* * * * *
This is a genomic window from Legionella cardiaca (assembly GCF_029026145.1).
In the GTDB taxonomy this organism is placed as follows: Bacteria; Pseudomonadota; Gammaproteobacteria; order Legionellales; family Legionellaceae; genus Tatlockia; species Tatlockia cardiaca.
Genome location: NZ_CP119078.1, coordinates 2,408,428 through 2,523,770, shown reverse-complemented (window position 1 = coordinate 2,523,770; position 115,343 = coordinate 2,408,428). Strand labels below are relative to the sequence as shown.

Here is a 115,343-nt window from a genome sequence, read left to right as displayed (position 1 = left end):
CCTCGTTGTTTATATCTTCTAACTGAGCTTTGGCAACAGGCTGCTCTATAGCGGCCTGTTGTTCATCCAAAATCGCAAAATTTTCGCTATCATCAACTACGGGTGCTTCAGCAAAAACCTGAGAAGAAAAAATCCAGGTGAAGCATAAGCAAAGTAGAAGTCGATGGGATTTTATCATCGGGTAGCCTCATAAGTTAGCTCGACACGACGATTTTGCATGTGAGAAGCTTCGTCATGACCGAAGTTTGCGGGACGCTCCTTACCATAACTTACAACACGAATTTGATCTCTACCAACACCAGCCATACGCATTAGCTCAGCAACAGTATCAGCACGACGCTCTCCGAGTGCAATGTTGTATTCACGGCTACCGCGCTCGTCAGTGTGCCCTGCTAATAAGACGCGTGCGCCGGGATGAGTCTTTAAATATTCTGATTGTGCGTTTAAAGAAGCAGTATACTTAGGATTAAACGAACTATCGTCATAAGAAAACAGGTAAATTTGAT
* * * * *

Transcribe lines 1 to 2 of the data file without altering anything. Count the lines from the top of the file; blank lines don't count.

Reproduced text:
This is a genomic window from Legionella cardiaca (assembly GCF_029026145.1).
In the GTDB taxonomy this organism is placed as follows: Bacteria; Pseudomonadota; Gammaproteobacteria; order Legionellales; family Legionellaceae; genus Tatlockia; species Tatlockia cardiaca.